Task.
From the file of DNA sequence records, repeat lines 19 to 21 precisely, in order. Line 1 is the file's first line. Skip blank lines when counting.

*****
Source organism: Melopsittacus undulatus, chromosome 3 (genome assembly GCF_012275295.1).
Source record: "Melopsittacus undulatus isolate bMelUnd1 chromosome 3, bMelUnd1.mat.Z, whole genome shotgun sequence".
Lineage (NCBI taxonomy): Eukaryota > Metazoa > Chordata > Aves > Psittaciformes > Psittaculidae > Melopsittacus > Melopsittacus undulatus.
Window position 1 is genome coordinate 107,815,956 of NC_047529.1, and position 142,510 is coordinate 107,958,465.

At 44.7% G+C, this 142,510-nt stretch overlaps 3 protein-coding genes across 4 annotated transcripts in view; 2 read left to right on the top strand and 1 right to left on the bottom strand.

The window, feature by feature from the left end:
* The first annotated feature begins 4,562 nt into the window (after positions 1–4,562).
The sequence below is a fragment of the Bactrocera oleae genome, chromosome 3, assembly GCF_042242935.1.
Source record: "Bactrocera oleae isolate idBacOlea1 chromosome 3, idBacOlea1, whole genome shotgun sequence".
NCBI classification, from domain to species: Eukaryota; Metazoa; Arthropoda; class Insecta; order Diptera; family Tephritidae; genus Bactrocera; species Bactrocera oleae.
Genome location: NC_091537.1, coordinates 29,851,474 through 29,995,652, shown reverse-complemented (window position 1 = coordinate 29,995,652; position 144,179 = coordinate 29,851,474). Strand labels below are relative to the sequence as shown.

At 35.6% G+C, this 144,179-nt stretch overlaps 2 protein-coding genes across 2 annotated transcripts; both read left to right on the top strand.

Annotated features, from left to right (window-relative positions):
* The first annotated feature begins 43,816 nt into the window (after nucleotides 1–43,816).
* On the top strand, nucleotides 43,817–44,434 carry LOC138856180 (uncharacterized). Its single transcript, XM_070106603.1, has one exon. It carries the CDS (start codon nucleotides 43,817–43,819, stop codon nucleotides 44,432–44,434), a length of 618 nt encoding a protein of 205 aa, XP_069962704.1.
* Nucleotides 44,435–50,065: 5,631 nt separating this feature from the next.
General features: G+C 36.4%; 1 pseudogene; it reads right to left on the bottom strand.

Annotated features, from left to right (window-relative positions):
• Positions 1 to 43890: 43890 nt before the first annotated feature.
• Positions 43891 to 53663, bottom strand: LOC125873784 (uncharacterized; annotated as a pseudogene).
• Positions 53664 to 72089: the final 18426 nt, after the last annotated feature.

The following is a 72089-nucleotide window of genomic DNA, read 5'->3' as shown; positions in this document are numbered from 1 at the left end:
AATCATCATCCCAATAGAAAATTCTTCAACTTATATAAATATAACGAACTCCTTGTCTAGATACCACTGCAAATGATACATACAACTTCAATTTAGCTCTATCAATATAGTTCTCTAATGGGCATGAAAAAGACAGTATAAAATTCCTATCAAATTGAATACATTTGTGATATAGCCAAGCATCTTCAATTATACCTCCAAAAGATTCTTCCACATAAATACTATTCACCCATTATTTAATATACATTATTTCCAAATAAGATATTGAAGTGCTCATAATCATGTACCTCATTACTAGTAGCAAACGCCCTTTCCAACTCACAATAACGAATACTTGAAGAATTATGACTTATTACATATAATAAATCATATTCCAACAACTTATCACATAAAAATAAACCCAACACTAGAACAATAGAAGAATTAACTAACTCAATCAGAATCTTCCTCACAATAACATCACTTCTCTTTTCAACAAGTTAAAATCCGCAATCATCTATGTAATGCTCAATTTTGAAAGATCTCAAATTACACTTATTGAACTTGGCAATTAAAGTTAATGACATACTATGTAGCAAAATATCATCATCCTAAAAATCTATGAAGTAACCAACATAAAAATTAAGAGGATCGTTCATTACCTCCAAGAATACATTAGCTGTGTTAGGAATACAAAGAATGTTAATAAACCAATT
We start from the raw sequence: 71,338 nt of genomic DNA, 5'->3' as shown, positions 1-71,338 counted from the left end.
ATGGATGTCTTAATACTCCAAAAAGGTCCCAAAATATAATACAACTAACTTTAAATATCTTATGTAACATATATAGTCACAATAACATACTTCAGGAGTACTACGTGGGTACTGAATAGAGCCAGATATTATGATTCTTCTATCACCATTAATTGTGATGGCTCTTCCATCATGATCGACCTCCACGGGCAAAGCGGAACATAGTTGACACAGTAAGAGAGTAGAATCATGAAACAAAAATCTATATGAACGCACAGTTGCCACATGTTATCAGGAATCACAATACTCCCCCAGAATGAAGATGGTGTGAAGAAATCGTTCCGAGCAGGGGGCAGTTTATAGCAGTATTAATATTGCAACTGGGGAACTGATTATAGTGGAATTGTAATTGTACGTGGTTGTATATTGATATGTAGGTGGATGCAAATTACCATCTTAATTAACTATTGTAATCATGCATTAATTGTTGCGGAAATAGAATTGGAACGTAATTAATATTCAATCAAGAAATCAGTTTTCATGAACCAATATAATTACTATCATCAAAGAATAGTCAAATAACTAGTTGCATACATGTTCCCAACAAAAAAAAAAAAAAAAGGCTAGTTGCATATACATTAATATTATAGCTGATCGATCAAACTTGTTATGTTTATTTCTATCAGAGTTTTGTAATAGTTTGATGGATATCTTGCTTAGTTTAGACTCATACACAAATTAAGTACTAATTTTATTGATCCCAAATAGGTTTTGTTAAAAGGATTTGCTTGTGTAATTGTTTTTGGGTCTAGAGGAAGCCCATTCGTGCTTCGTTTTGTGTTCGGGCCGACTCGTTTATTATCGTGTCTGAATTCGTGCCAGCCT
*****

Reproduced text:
• Positions 1 to 43890: 43890 nt before the first annotated feature.
• Positions 43891 to 53663, bottom strand: LOC125873784 (uncharacterized; annotated as a pseudogene).
• Positions 53664 to 72089: the final 18426 nt, after the last annotated feature.